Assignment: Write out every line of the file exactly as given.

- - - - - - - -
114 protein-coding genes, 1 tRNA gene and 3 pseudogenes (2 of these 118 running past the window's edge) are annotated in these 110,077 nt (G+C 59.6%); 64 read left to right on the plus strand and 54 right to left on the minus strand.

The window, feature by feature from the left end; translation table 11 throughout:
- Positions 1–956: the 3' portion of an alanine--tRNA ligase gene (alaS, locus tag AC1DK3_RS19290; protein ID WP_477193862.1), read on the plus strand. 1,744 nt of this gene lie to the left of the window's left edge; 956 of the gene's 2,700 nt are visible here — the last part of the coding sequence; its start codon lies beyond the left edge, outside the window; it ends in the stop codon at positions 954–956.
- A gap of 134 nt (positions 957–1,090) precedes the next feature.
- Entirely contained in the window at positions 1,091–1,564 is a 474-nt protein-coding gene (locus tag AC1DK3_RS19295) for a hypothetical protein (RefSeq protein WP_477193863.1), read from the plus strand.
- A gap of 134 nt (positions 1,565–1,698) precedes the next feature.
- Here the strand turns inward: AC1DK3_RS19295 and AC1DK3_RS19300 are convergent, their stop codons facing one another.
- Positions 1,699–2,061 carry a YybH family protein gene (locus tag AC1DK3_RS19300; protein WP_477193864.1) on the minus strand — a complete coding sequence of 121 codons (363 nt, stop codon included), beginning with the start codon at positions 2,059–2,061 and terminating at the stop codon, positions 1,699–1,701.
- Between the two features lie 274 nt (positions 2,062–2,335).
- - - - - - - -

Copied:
114 protein-coding genes, 1 tRNA gene and 3 pseudogenes (2 of these 118 running past the window's edge) are annotated in these 110,077 nt (G+C 59.6%); 64 read left to right on the plus strand and 54 right to left on the minus strand.

The window, feature by feature from the left end; translation table 11 throughout:
- Positions 1–956: the 3' portion of an alanine--tRNA ligase gene (alaS, locus tag AC1DK3_RS19290; protein ID WP_477193862.1), read on the plus strand. 1,744 nt of this gene lie to the left of the window's left edge; 956 of the gene's 2,700 nt are visible here — the last part of the coding sequence; its start codon lies beyond the left edge, outside the window; it ends in the stop codon at positions 954–956.
- A gap of 134 nt (positions 957–1,090) precedes the next feature.
- Entirely contained in the window at positions 1,091–1,564 is a 474-nt protein-coding gene (locus tag AC1DK3_RS19295) for a hypothetical protein (RefSeq protein WP_477193863.1), read from the plus strand.
- A gap of 134 nt (positions 1,565–1,698) precedes the next feature.
- Here the strand turns inward: AC1DK3_RS19295 and AC1DK3_RS19300 are convergent, their stop codons facing one another.
- Positions 1,699–2,061 carry a YybH family protein gene (locus tag AC1DK3_RS19300; protein WP_477193864.1) on the minus strand — a complete coding sequence of 121 codons (363 nt, stop codon included), beginning with the start codon at positions 2,059–2,061 and terminating at the stop codon, positions 1,699–1,701.
- Between the two features lie 274 nt (positions 2,062–2,335).